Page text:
Tuesday, August 31, 2010

Negative Book Review

Written by Joy
The Man Who Loved Jane Austen by Sally O'Rourke is a moral deviation for everything I know Jane Austin to stand for. I could not get more than a few chapters into the book, before I had read more morally offensive material than I could tolerate. I have never given a negative review with this violence of affection. But I value too highly the name of Jane Austin and her clean and decent principles put forward in her own writing, to keep myself from biting my tongue. I think that there could be some marit in the book, but that the liberties of using Jane Austin's name and character reference for such a morally indecent story line in unjust. Jane Austin is true to marriage and fidelity in marriage for all of you heroines and there is not reason to believe that she would have wanted to live otherwise.

Sunday, August 29, 2010

A Baptism

One day at church, I was surprised to see a colleague with the sister missionaries. She was surprised and delighted to find a familiar face amidst a sea of unfamiliarity. She and her family had visited Temple Square where a sister had told them about eternal families and their hearts were touched by the Holy Spirit. They asked to know more.

I joined her and the missionaries when they met together; I stopped by her office occasionally to talk about religion and food policy; Joy and I had her over to dinner and she returned the favor. It soon became apparent that the question was not whether or not she would discover the truth of the gospel but when she would realize she already knew. Other members stepped in to support, answer questions, and befriend.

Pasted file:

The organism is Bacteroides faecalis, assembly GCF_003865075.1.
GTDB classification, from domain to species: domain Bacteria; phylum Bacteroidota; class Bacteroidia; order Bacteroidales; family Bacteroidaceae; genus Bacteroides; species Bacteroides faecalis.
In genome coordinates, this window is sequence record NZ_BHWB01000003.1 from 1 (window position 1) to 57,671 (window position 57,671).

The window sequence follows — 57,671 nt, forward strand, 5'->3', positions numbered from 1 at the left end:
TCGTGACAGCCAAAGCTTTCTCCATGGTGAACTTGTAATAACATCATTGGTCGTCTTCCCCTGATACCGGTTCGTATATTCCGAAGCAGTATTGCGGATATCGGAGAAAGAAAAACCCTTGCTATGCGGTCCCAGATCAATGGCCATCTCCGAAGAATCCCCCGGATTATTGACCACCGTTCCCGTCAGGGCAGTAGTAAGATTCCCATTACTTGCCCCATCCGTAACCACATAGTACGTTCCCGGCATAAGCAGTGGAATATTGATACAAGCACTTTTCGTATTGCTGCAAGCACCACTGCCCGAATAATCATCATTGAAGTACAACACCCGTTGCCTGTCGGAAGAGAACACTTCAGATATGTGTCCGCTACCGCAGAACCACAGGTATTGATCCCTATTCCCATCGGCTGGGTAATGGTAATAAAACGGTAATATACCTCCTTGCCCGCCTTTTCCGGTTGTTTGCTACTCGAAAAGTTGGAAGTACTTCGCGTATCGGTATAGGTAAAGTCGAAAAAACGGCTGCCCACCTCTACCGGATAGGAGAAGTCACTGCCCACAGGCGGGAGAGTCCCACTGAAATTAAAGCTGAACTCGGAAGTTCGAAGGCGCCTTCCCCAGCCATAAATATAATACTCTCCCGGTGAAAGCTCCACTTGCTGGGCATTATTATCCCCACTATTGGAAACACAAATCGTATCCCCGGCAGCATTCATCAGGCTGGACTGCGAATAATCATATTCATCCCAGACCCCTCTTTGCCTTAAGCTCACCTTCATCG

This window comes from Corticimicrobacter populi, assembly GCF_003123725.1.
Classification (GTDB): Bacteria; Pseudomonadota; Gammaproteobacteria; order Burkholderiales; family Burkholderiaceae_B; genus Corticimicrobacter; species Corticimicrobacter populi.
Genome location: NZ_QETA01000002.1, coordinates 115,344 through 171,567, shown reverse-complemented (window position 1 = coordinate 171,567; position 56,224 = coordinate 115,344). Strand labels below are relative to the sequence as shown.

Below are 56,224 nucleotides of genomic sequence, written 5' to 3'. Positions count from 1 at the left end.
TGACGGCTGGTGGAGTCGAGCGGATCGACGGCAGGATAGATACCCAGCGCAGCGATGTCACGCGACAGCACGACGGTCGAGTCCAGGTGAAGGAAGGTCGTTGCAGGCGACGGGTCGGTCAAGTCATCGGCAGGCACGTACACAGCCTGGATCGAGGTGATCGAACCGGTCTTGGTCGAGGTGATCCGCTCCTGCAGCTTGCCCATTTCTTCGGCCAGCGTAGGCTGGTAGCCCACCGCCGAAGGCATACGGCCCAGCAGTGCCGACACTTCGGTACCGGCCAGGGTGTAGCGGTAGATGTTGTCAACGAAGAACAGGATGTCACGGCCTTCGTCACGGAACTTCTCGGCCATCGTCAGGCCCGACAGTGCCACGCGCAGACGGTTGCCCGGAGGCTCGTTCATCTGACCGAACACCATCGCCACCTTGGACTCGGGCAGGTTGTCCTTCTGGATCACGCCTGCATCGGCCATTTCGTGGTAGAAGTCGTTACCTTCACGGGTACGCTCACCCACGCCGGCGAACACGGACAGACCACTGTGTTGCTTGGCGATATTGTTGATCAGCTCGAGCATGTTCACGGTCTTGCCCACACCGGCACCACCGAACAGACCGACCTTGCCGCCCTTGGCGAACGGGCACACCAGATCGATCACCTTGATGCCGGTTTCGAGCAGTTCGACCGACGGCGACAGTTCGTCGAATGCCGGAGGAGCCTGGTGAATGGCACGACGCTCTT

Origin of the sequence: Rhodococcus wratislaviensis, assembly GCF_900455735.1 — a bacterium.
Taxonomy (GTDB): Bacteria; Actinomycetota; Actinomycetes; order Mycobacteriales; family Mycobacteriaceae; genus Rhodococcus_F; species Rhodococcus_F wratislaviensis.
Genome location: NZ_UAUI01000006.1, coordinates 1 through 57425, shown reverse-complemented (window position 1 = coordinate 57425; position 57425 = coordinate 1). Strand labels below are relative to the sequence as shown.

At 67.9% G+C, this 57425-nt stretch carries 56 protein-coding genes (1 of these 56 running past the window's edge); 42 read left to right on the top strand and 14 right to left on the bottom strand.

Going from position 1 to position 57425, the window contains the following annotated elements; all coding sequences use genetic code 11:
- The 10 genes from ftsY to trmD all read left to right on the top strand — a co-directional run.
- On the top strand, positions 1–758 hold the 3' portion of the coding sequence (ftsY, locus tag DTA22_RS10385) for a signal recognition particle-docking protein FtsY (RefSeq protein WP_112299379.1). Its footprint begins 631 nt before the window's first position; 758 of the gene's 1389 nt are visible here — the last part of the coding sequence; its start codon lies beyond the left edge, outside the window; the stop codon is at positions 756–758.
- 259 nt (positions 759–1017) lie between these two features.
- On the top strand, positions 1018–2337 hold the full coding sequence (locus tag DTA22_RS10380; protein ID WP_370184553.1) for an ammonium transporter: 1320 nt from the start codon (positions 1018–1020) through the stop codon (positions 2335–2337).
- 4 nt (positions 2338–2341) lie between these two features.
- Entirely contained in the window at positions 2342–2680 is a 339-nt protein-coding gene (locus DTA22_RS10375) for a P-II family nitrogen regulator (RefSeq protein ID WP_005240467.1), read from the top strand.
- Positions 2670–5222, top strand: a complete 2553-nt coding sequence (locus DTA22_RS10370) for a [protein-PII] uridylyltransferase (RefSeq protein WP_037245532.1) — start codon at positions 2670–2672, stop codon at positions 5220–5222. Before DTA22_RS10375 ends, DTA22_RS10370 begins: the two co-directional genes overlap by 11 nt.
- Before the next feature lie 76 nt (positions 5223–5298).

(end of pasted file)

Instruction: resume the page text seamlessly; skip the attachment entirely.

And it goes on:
Then came the happy day when she declared that she had learned through prayer that Jesus Christ had spoken to Joseph Smith and called him as a prophet, that the Book of Mormon was translated by the gift and power of God, and that this is God's church on earth. She asked me to baptize and confirm her a member of the Church of Jesus Christ of Latter-day Saints.

This was a glorious and beautiful day to me. Though there were people I had taught as a missionary in Germany who were eventually baptized, I had not gone into the water to baptize anyone before. (In fact, even if one of them had asked me to do it, I would have tried to give the honor and the connection to a local member who would stay in the area longer than I.) It was a deep honor and an answer to over a decade of prayer.

The day of the baptism (the 14th) was a beautiful one. It felt like being at the temple. The bishop mentioned he had never been to a more Spirit-ually charged baptism. Her faith and courage are amazing. She is almost certain to face persecution for her choice among friends and other colleagues. But she stood valiantly and declared her willingness to answer to any person why she believes in the gospel. Many people were moved. Hyrum hasn't stopped talking about it either. How supremely thankful I am that we're still in Ithaca so that I could be there to be one part of supporting one of God's children, whom He had clearly prepared long before this to accept the truth when it was presented to her.

Birthday Cakes

Joy has been creative in the cake baking department. My brother and his wife came up to visit in July for their birthdays and then we went down to them for mine last week.

This was my cake: Moosewood's vegan chocolate cake - shockingly good. This was also Hyrum's cake and Steve's. We're all quite fannish. The design is the smiley I most often use online   :?)

Steve and Emie have taken scuba classes together, she volunteers at an aquarium, studied marine biology, and occasionally is goes by the name Monkeyfish. Put it all together and an aquatic theme becomes a natural for their joint birthday party.